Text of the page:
Fine musical performances but an indifferent Deutsche Oper production of Les contes d’Hoffmann

GermanyGermany Offenbach, Les contes d’Hoffmann: Soloists, Chorus (chorus master: Jeremy Bines) and Orchestra of the Deutsche Oper, Berlin / Daniel Carter (conductor). Deutsche Oper, Berlin, 24.10.2019. (MB)

Deutsche Oper’s Les contes d’Hoffmann (c) Bettina Stöß

Director – Laurent Pelly
Revival Director – Christian Räth
Designs – Chantal Thomas
Lighting – Joël Adam
Video – Charles Carcopino
Dramaturgy – Agathe Mélinand, Katharina Duda

Hoffmann – Marc Laho
Stella, Olympia, Antonia, Giulietta – Heather Engebretson
Lindorf, Coppélius, Miracle, Dapertutto – Byung Gil Kim
Muse, Nicklausse – Irene Roberts
Andrès, Cochenille, Franz, Pitichianaccio – Andrew Dickinson
Mother’s Voice – Ronnita Miller
Spalanzani – Jörg Schörner
Luther, Crespel – Andrew Harris
Hermann – Matthew Cossack
Schlemihl – Timothy Newton
Natanael – Ya-Chung Huang

It is a strange piece, The Tales of Hoffmann. I can only speak from my own experience, but, irrespective of performance, irrespective of production, irrespective of textual issues, it never quite seems to come off. Perhaps it is that, as a friend said to me last night, it is too ambitious. That seems to me a better emphasis than ‘problematical’, though arguably the distinction in meaning is negligible. It also points, as that wise and learned friend went on, to the opera’s charm: a more fragile and yes, perhaps, problematical beast, given scale and forces, than the more intimate, often acutely satirical opéras bouffes with which Offenbach is more naturally bien dans sa peau.

Something could – should – be done with those and other tensions, with the work’s metatheatricality, with the fantasy of a work that, after all, is designated an opéra fantastique. Laurent Pelly, alas, would not seem to be the director for any of that. If there is nothing especially wrong with his production, new last year, nor is there anything especially right with – or, better, compelling to – it, either. There are handsome, if highly conservative, set and costume designs (Chantal Thomas, with assistance from Jean-Jaques Delmotte in the latter case), accomplished revival direction and Spielleitung (Christian Räth and Eva-Maria Abelein), and that is about it. Of questions arising from writing an opera based on a play about a writer we have nothing; of any subtexts, be they political, aesthetic, sexual, anything at all, nothing; of a critical standpoint, nothing; of anything approaching modern, let alone contemporary, theatre nothing; and so on, and so forth. There was not even anything in the way of spectacle; unless, out of desperation, you were to count a large video projection of Antonia’s mother’s face, to accompany her voice from beyond. Were this the nth revival, replete with a new lick of paint, of something in the repertory for four or five decades, one might think something once present had been lost; in this case, it is difficult to escape the conclusion that Pelly had presented precious little to get one’s teeth into in the first place. There is so much more potentially here – one need not look elsewhere – than is acknowledged by so reactionary a standpoint. Just when I thought there might be the glimmerings of a concept, however circumscribed, in the Olympia act, seeing the mechanical doll’s visible stage apparatus, it turned out to be no such thing: sometimes visible stage apparatus is just somewhat unfortunately visible stage apparatus. One can recognise and celebrate the skilled work of all involved backstage – true, valuable skills – while wishing it had been put in the service of something more interesting. The version employed had its virtues and its problems; I shall leave them for another day.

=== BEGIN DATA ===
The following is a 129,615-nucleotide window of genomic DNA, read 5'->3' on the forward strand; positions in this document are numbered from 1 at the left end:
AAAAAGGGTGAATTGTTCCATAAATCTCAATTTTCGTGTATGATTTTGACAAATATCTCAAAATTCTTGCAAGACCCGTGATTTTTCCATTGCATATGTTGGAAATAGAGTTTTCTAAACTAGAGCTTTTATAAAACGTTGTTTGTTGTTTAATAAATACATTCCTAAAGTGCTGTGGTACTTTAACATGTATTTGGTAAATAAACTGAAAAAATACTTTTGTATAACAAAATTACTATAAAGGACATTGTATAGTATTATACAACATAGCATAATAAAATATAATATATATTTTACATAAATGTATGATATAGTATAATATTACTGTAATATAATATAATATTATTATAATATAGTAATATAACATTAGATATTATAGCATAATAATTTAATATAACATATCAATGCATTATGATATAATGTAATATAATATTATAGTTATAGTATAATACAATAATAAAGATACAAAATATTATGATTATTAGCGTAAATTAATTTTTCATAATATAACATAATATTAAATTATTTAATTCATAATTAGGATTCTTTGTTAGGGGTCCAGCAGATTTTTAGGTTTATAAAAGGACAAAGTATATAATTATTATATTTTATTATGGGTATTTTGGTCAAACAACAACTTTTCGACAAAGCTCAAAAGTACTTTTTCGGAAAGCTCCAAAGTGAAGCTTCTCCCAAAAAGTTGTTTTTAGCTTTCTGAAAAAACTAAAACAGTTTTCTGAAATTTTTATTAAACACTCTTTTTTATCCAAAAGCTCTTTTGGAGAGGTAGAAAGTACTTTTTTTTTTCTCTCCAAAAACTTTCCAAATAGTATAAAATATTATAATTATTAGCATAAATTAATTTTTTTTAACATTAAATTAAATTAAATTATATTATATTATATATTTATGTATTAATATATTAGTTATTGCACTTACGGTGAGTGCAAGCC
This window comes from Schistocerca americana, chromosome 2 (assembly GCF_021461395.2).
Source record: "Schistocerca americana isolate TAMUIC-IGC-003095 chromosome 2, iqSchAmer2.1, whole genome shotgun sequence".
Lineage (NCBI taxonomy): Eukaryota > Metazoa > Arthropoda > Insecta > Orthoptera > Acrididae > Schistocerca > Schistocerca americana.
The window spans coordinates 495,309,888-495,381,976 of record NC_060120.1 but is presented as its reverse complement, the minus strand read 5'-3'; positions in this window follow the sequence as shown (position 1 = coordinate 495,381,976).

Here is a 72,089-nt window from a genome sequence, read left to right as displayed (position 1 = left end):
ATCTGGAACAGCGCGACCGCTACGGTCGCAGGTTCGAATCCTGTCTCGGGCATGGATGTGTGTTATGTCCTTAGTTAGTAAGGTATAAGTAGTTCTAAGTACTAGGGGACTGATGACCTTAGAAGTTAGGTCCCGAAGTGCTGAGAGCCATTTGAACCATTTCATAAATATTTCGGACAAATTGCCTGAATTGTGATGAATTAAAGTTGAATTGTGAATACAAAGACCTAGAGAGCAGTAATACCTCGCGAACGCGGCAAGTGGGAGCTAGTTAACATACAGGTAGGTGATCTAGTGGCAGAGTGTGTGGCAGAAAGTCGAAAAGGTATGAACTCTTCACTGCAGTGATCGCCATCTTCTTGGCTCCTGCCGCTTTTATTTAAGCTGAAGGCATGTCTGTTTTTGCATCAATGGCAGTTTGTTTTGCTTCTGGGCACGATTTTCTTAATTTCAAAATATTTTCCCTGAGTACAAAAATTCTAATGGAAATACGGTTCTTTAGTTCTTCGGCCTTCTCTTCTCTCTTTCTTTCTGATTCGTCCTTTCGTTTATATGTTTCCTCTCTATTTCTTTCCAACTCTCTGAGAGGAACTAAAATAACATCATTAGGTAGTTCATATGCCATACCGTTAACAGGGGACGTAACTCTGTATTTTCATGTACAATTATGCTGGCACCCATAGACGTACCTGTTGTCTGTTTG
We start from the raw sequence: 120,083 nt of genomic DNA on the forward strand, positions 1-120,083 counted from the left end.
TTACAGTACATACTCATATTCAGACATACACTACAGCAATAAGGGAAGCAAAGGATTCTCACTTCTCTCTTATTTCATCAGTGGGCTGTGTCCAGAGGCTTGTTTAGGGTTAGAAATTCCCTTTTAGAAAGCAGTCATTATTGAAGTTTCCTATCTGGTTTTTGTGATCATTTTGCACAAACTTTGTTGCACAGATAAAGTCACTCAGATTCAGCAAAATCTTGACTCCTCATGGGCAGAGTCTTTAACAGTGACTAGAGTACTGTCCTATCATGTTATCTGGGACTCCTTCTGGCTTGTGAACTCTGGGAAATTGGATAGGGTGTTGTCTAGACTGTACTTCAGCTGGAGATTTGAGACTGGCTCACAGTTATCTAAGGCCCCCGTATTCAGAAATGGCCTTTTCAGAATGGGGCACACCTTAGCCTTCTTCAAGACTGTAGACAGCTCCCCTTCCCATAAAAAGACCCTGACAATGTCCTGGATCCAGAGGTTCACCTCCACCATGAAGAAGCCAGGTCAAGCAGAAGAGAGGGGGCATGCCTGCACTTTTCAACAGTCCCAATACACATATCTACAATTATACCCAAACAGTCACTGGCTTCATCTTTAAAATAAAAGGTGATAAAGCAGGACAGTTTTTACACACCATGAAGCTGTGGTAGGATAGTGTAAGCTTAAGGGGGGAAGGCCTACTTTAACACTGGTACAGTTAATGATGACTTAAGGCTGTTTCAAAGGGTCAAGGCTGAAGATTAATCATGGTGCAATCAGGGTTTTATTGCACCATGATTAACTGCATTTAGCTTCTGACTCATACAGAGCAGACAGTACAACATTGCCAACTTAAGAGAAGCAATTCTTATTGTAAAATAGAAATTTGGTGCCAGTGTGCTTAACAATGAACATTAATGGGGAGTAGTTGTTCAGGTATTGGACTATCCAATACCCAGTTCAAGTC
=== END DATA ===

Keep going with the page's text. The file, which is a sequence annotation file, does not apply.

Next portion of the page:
If there was little in the way of theatrical interest, however, there was much to admire musically. This was the first time I had heard Daniel Carter conduct, but I hope it will not be the last. If I say that his conducting did not attract attention to itself, I do not intend to imply that it was dull, far from it; rather, there was a rightness to his choices of tempo, of balance, and everything else that fed the illusion was ‘simply’ hearing Offenbach. The Deutsche Oper’s orchestra and chorus proved estimable partners in crime: incisive, fantastical, wry, full of body as required. French vocal style seems a well-nigh impossible thing for modern, international – even modern French – casts to bring off; or perhaps my expectations are at fault. That said, there was an uncommonly high success rate with the language: never something to be taken for granted. And if some singing tended unduly towards the Italianate, it was not so difficult to enjoy it for what it was. Marc Laho and Heather Engebretson worked tirelessly in the central roles, both vividly communicative, the latter distinguishing and yet combining the demands of her various characters with great success – and scoring higher in the stylistic stakes than most. Byung Gil Kim’s bass-baritone proved a joy from beginning to end; darkly suave, this is surely a Don Giovanni in the making, perhaps already made. Moreover, I can imagine Boris Godunov knocking on the door a few years down the line. Irene Roberts’s Muse and Nicklausse were beautifully, honestly sung and acted throughout: another artist from whom I hope to see and hear more. Andrew Dickinson and – offstage – Ronnita Miller also shone; as, highly creditably, did the excellent tenor, Ya-Chung Huang in the role of Natanael. There were no weak links, though; and, as so often, at this house, a proper sense of company. If only there had been a production to match.

Mark Berry